Rann of Kutch Gets its First Indie Music Festival, and it’s Free Entry!
Into The Void – Rann Chapter will be held on February 10th-12th; lineup features Junkyard Groove, Aswekeepsearching, The F16s and more
The last two months of 2016 witnessed a bunch of festivals, both old and new, held across the country, attracting crowds in big numbers. The New Year continues this spirit of festivity with a host of (clashing) events lined up in the coming few weeks. This month will witness three big fests during the Republic Day long weekend itself: GOAT in Goa, Talbeliya in Shekhawati, Rajasthan and Ranthambore Festival at the famous national park in the state. Next month has in store the fourth edition of VH1 Supersonic in Pune (February 10th-12th), Mahindra Blues Festival in Mumbai (February 11th-12th) as well as a new event in the breathtaking Rann of Kutch in Gujarat, titled Into The Void – Rann Chapter (held on the same weekend).
Into The Void – Rann Chapter is the first indie music festival to be held in the area. The acts slated to perform include Chennai rock bands Junkyard Groove, Skrat and The F16s, indie rock band Thermal and a Quarter from Bengaluru, Kolkata-based pop-rock band The Ganesh Talkies, Mumbai’s pop band Ankur & The Ghalat Family and as well as Gujarat’s own modern post-rock band Aswekeepsearching and others.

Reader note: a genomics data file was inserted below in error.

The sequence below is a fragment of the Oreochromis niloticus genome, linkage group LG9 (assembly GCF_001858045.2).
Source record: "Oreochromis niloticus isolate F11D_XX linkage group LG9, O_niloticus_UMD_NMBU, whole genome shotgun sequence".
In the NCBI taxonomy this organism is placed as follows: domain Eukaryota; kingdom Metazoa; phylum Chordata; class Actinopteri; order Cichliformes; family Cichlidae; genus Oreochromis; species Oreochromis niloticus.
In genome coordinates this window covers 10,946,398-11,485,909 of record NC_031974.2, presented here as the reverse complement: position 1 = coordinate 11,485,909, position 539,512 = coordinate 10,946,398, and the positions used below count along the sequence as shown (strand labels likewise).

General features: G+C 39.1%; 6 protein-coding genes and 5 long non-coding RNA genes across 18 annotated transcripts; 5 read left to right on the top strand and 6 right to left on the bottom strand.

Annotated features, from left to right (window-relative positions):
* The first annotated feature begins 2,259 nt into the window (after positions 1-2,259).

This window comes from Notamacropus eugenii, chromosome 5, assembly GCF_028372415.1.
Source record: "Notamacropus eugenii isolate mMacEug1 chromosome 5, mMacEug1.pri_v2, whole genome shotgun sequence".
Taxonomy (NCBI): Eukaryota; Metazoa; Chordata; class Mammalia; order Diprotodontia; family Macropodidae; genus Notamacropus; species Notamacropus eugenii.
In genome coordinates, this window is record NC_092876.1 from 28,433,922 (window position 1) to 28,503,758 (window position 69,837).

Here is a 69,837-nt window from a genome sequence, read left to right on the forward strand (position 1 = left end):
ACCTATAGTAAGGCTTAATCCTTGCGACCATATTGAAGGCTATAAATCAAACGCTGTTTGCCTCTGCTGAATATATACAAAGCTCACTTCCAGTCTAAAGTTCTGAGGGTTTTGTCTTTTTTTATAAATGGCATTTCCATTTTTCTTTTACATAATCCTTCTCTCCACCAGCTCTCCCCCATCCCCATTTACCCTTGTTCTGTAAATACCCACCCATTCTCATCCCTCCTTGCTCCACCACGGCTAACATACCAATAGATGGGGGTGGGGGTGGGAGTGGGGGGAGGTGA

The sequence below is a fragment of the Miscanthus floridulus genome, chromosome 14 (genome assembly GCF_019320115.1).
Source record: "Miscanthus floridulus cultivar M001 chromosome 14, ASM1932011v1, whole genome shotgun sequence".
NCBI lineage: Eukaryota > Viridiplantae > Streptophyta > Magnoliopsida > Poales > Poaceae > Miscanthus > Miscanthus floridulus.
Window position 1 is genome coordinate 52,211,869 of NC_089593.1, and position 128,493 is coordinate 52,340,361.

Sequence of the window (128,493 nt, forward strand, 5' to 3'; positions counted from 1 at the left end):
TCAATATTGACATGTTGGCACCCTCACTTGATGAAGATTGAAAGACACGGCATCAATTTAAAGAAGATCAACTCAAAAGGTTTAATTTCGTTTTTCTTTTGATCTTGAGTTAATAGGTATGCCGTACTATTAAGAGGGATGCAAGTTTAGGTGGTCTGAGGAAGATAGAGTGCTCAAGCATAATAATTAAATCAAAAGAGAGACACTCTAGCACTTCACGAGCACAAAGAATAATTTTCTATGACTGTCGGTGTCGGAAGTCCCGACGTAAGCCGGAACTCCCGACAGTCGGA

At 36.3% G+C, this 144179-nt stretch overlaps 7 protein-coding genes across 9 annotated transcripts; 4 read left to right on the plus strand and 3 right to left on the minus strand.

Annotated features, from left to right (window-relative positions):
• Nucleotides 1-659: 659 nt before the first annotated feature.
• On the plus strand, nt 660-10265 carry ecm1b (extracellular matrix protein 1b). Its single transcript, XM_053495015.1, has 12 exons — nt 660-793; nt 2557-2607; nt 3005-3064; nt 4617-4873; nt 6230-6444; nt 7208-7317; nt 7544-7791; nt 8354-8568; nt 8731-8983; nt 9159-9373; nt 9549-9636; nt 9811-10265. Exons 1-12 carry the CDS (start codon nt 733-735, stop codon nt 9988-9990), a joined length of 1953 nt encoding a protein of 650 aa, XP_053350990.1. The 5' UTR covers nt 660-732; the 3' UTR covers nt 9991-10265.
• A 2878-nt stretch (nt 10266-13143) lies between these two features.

Apart from its spectacular location and tempting lineup, another reason why it might just become this New Year’s biggest music gathering is the fact it is free entry. Attendees will have to register on insider.in, with requests stopping at the first 10,000 people.
On why the festival is free, organizer Mehul Mittra says, “Money should not be a barrier for music lovers to enjoy it. So we decided to pay the artists, but not charge the people. We managed to make the festival self-sustaining, but not money making with the support of our sponsors.”
The artists will perform across one stage with the festival kicking off at four in the evening going right up until midnight. Apart from music, festival-goers will get to take part in activities ranging from painting workshops to nature trails.
Mittra has curated a few local small-scale events related to music in the past and has been supporting the local music scene in Ahmedabad for a few years now. The organizer, who wanted to move onto bigger ventures, says, “We wanted to work on the ideology of music and not the practicality, hence the festival.” The festival will have no electronic music as Mittra feels that the live music culture is dying out due to the frenzied electronic music scene. He says, “Electronic music is at its peak getting its due recognition, though live artists are definitely not getting their credit, especially the independent musicians.” He adds, “Therefore, no electronic music.”
Located at a distance of 85 kilometers from the nearest town Bhuj, the camping music festival will offer tents at Rs. 3,000 for two people, Rs. 5,500 for four people and Rs. 8,000 for six people.
The second edition of the festival will be held at the same time next year at a new location. Stay tuned for more details.